Of course, one could argue it showed the same flaws in his style as well. Critics say that he actually could have had a bipartisan agreement in Congress on the faith-based intiative--there was strong support–-but he preferred scoring political points to building a broad consensus. (Even the guy who actually ran his program said Bush opted for going alone over bipartisanship: "I could cite a half-dozen examples, but, on the so-called faith bill, they basically rejected any idea that the president's best political interests-not to mention the best policy for the country-could be served by letting centrist Senate Democrats in on the issue."). Bush has, in fact, accomplished a great deal through unilateral action but did so in a way that didn't build a bipartisan political consensus that was within his grasp.

Mary Cheney Missing Again?

Was Mary Cheney, the vice president' lesbian daughter, missing again from the final family celebration on the podium after Bush's speech? I'm eager to hear the explanation but at first blush this continues to be appalling. Even the most conservative of religious conservatives say that it's the duty of the parent to give unconditional love to their child.

What possible explanation is there here that doesn't make the Cheneys look like ghoulish parents? I suppose we should wait for more information; perhaps she had an appendicitis attack and was immobile. More likely, either they discouraged her from appearing or she voluntarily exiled herself, not wanting to embarrass her dad, at which point dad should have said, "I love you. You belong up here with me."

As I wrote earlier, perhaps Mary said she couldn't wound her partner by going up there without her. If that was the case, the compassionate thing for the Cheneys to do would be take away the awkwardness by having the podium scene without spouses. They would have produced a slightly less cheery photo up but made a powerful statement about love, pride and family.

And this has nothing to do with one's position on gay marriage. Having Mary Cheney up there would have in no way contradicted either Dick Cheney or George W. Bush's policies on gay marriage. Bush should be asked about this, too. Powerful evidence was offered that, on a personal level, Bush is a compassionate man. So why didn't he go to Cheney and say: "Hey, don't sweat it Dick. Mary is part of our family. Don't worry about the politics"?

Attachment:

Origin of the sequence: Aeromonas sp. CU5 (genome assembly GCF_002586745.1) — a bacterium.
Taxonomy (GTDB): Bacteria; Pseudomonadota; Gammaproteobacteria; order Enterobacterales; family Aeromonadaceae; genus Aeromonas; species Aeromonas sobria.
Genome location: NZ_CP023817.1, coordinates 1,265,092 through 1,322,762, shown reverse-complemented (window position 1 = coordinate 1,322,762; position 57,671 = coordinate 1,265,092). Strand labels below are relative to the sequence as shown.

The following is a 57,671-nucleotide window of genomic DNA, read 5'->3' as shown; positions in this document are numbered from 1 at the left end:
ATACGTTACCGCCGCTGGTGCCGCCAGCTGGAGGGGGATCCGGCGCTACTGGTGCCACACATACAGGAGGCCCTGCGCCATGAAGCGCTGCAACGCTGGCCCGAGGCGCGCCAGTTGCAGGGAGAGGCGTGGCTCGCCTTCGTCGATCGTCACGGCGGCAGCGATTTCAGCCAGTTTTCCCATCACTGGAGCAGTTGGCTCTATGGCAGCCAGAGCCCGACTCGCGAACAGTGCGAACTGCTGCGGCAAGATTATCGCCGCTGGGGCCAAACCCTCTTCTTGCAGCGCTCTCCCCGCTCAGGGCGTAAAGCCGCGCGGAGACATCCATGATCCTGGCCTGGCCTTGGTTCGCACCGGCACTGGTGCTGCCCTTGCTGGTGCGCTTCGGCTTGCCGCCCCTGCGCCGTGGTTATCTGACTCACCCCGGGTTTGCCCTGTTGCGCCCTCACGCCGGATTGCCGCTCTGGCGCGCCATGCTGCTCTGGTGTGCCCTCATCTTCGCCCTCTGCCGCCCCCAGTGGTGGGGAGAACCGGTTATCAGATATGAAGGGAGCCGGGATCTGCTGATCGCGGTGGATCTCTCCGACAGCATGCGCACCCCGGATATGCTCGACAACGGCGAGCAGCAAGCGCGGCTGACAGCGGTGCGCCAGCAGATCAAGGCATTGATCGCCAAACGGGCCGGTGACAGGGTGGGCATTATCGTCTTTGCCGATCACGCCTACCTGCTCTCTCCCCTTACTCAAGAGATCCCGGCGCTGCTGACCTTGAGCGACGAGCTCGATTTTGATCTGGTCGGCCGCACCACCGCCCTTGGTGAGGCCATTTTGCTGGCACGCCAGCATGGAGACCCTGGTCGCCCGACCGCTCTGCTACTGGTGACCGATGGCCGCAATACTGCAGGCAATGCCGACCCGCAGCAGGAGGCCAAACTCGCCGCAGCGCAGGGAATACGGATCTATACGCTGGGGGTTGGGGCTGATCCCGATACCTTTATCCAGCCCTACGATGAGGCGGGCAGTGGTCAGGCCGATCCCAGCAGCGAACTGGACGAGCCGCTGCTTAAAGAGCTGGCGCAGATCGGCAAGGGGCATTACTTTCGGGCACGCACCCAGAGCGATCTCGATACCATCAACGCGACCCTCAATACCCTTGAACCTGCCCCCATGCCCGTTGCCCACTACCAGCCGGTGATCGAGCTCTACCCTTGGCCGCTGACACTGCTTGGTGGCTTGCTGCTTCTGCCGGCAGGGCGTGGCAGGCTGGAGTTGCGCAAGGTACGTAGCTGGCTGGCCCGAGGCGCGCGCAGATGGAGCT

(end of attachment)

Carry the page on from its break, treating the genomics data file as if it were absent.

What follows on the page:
And for the Rebuttal, Cardinal Egan

George Pataki: "Senator Kerry says, 'America should go to war not when it wants to go to war but when it has to go to war.' Well, Senator: the fire fighters and cops who ran into those burning towers and died on September 11th didn't want to go to war, they were heroes in a war they didn't even know existed."

New York's Cardinal Egan, selected by the Bush campaign to deliver the benediction Thursday night: "Make us, Lord, a people of wisdom and understanding who resort to conflict only when all hope of peace is lost."

Ann Coulter? Meet Ron Silver

Overheard: Conservative author Ann Coulter to actor Ron Silver, who spoke at the convention.

Coulter: "Your speech was spectacular! Spectacular!"

Silver: "So, please remember when you hear me on West Wing, those are Aaron Sorkin's words, not mine. I'm an actor."

Woodrow W. Bush

As I stood on the floor of the hall last night, I was thinking this could have been a speech delivered by Woodrow Wilson, the liberal Democratic president who led America in World War I. Bush mentioned the poor more than Kerry had and was more idealistic than Kerry was in his foreign policy aspirations. "The wisest use of American strength is to advance freedom," he said. Of course, it was the Republicans who argued at the time that such romanticism had no place in foreign policy and that the main goal of military strength should be defend America, not advance freedom.

Mary Cheney's Absence

I gather that after Dick Cheney’s speech, Mary Cheney, the vice president’s gay daughter, did not go up on the platform with the rest of the family--her sister, her sister's husband, and their kids.

This strikes me as potentially a huge and poignant story. Perhaps the Cheneys told her she couldn’t come up, but I think that’s extremely unlikely. I’m guessing that Mary Cheney faced an excruciating decision. If she went up without her partner it would be a huge insult to her partner. If she went up with her partner, it might hurt or complicate life for her father.

Dick Cheney could have avoided putting Mary in such an awkward position by not having any family members up after the speech, but then that wouldn't have been as good a photo op. Did he end up humiliating his daughter in order to get a better image?